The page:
At the same time you value your education, don’t underestimate the quality of the job experience you’ll get. While education is considered to be the most important factor in accessing career opportunities, in reality experience matters just as much.
In fact, 68% of people said they missed out on a promotion because of their education level, but 64% said their lack of experience was a barrier, according to ResumeNow.
In progressing through your career, your education will be important, but you’ll also want to take advantage of assignments, projects and responsibilities which grow your skills and your experience.
As you’re pursuing your education, you’ll also want to choose your major well. Fully 44% of people regretted their college major and 72% were disappointed with their area of career specialization.
They were especially disappointed because they were interested in something else instead (56%), because they didn’t feel there were enough opportunities within their area (23%) and because the pay didn’t measure up to their desires (21%). All of this was according to a poll by Dreambound,
When asked what they wish they’d studied, computer science was the number one response, followed by business, engineering and nursing. Also on the list were finance, history, biology, law, psychology and accounting, based on the data from Dreambound.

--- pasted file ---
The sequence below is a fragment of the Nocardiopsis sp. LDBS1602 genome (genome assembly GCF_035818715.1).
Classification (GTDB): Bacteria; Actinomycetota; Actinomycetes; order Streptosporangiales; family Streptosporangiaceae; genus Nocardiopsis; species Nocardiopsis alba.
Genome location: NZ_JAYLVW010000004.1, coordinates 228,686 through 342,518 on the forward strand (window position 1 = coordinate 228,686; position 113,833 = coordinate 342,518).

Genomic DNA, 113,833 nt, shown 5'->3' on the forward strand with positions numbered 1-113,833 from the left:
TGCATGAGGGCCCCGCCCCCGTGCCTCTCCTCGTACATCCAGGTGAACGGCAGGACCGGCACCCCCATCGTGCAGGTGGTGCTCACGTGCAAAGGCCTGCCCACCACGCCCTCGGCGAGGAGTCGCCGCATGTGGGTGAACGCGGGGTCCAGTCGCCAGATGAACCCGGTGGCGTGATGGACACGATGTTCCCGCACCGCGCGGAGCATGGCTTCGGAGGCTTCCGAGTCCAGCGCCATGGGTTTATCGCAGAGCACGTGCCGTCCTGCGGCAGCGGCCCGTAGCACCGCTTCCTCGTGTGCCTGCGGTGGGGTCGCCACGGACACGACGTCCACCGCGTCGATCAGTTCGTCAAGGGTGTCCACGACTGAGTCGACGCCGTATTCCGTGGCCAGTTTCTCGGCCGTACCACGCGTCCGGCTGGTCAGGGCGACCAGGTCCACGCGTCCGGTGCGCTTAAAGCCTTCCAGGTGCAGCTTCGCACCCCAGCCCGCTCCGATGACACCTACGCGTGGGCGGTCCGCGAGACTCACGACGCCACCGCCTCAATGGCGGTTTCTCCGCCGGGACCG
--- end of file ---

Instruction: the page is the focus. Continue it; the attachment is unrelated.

The bottom line: While you’re completing your degree, be sure to invest in what interests you most—since these areas are the ones you’ll have the most energy for and be most passionate about continuing to develop.
In addition, research the job market and the opportunities related to your field—and ensure your interests are aligned with your aspirations—making necessary adjustments in order to plan your best pathway toward happiness and success.
Define Success for Yourself
Overall, you’ll need to define success for yourself. Most important to you, may be work that energizes you. Or you may prioritize prestige more highly. On the other hand, flexibility and autonomy may be most important to you—or constant opportunities to grow and advance.
Factor these into your decision making, and know you can achieve your aspirations with focus, intention and careful decision making—and course correction when it’s necessary.